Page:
Posts Tagged ‘immigration’

John Sutton, secretary of the CFMEU, has an opinion article in today’s SMH, taking the government to task for its immigration policy.

Sutton spends most of the piece essentially blaming underemployment on what he seems to consider to be the government’s far-too-lenient approach to letting employers employ people from overseas.

But honestly, I would have thought this – Sutton’s second-last paragraph – was the real problem, if it’s widespread:

Among the cocktail of abuses discovered were sham subcontracting, no workers’ compensation insurance coverage, no award conditions, no superannuation and rates of pay barely half what they were entitled to.

If this is the real problem, then cracking down on unscrupulous employers who do these things to immigrant workers may result in employers not really caring whether they employ immigrants or locals.

So in other words, perhaps it’s less about the government policy that Sutton is writing about, and more about the actions of the employers which are illegal and in total contravention of that policy.

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I don’t usually post GetUp links, because most of them are about current issues and I generally assume that most people who want to hear about them, will.

However, something that is not so much of a current issue is the mandatory detention of asylum seekers.

According to GetUp, the Federal Government has established an inquiry into mandatory immigration detention.

Getup is looking for 10 000 signatures on an urgent petition.

Just thought I’d let you know.

ETA: target is now 20 000 – they are currently over 17 500.

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Although there is the occasional story about immigration that makes me feel happy, the unfortunate truth is that many, many more make me deeply sad.

Like this one about Mr Zhang, a Chinese schoolteacher who claimed to have been involved in the Tiananmen Square protest in 1989, who sought asylum in Australia, who was not believed by the decision-makers, and who was sent back to China last year.


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Civil disobedience, community style.

The estate became home for hundreds of families escaping persecution and torture in places such as Iraq, Afghanistan, Algeria, Uganda and Congo. Most had their request for asylum in the UK turned down, and when the Home Office began coming to the estate at 5am to remove them, Donnachie and the rest of the residents looked on in horror. “It was like watching the Gestapo – men with armour, going in to flats with battering rams. I’ve never seen people living in fear like it,” says Donnachie. “I saw a man jump from two storeys up when they came for him and his family. I stood there and I cried, and I said to myself, ‘I am not going to stand by and watch this happen again.'”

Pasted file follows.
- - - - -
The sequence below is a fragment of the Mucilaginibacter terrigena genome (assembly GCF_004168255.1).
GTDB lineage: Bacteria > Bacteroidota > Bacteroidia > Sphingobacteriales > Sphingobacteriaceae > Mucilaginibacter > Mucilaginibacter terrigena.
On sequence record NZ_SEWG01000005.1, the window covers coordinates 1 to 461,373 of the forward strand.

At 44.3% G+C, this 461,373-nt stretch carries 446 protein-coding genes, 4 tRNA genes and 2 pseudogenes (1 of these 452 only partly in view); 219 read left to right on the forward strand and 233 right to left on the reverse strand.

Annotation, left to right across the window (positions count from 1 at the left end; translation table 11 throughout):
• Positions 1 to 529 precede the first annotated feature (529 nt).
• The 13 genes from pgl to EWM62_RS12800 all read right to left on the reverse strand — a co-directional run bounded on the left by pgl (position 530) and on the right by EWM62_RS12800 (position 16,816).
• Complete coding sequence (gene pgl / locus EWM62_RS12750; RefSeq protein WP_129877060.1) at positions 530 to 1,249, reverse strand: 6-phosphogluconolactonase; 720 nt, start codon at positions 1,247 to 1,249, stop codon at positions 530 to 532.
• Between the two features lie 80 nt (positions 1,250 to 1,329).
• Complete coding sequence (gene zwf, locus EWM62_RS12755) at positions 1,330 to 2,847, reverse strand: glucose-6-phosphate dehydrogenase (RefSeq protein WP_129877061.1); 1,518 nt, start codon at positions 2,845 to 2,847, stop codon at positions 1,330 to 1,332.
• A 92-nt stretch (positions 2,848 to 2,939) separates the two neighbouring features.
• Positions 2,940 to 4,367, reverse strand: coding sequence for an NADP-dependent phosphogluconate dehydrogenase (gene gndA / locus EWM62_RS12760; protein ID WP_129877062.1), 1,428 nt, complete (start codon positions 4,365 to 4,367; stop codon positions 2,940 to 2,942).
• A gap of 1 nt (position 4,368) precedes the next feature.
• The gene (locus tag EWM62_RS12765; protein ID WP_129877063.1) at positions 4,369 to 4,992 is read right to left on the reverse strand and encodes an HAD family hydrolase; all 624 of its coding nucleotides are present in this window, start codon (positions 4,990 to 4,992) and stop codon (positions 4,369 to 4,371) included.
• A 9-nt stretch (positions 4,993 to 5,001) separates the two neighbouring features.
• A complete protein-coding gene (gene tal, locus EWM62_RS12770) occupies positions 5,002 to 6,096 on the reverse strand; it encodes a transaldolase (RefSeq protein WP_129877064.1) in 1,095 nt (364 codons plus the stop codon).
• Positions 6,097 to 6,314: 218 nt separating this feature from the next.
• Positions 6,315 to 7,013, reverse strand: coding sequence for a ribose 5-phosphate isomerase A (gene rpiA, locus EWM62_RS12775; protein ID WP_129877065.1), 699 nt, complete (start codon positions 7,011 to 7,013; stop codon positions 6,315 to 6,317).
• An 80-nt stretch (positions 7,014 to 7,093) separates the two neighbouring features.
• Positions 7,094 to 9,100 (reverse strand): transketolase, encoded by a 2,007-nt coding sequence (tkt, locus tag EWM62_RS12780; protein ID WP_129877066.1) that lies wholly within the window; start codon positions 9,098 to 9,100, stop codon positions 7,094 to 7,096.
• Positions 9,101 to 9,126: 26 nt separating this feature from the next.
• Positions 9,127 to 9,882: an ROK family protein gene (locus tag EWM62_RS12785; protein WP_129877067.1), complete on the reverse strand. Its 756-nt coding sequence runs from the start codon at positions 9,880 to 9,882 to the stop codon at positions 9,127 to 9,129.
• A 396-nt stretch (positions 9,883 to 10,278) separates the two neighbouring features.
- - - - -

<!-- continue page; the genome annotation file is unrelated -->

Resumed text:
She got together with her friend Noreen and organised the residents into daily dawn patrols, looking out for immigration vans. When the vans arrived, a phone system would swing in to action, warning asylum seekers to escape.

The whole estate pitched in, gathering in large crowds in the early-morning dark to jeer at immigration officials as they entered the tower blocks. On more than one occasion, the vans left the estate empty – the people they had come for had got out in time and were hidden by the crowd. The estate kept this up for two years until forced removals stopped. [my emphasis]

It’s not clear whether it was the community action which directly caused the end of the forced removals, but my guess is that it made some contribution.


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Good news!

I first heard about this story a couple of months ago. Two men had come to Australia from China on 457 visas (a visa which allows employers to sponsor foreign workers, I think on a temporary basis). The 457 scheme has certain protections in place for workers, such as a minimum wage. Their employer had put the money in bank accounts for them and, according to the two men, had taken it out again. The employer had also provided them with accommodation. When they complained, they were sacked, and thrown out of the accommodation.


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